Highly porous polymer matrices as a three-dimensional culture system for hepatocytes


Kaufmann PM, Heimrath S, Kim BS, Mooney DJ. Highly porous polymer matrices as a three-dimensional culture system for hepatocytes. Cell Transplant. 1997;6 (5) :463-8.

Date Published:

1997 Sep-Oct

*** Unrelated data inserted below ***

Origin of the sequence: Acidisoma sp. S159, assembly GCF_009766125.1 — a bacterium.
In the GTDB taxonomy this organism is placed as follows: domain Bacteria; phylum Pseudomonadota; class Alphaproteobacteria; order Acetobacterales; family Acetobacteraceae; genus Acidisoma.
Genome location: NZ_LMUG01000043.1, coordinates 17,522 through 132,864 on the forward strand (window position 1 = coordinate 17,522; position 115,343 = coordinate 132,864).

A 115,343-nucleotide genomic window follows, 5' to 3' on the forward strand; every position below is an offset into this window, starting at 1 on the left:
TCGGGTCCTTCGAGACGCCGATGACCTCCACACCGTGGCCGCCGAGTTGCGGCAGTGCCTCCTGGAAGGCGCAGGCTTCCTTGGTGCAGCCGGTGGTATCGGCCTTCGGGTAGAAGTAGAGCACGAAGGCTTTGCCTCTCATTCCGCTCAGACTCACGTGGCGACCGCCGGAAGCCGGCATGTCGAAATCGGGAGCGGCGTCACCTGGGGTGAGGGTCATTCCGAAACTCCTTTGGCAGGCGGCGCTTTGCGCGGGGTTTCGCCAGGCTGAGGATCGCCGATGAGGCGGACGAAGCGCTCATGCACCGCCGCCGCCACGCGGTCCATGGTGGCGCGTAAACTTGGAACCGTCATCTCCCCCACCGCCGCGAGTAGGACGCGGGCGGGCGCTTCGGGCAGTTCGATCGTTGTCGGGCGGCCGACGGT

Hepatocyte-based therapies (e.g., hepatocyte transplantation and extracorporeal support devices) may provide alternative therapies to treat patients with liver disease, but suitable approaches to localize these cells to a given location while maintaining liver-specific gene expression must be developed. The suitability of highly porous three-dimensional sponges fabricated from poly (L-lactic acid) [PLLA] as an hepatocyte culture system was evaluated in this study. Sponges were fabricated utilizing a particulate leaching technique, and were approximately 95% porous, with an average pore diameter of 180 microns. Hepatocytes seeded into these sponges adhered and remained viable for 14 days. However, the secretion rate of albumin from these cells, an indication of liver-specific gene expression, was low (approximately 6 pg/cell/day at day 1), and decreased steadily over the 14 days of the experiment. Coating sponges with collagen, and more preferably, immobilizing cells within the PLLA sponges with a collagen gel, led to enhanced cell survival and albumin secretion at all time points. These data suggest that porous PLLA sponges may provide a novel system for long-term culture of hepatocytes, and proper design of the system may allow the liver-specific gene expression of hepatocytes transplanted in these matrices to be enhanced.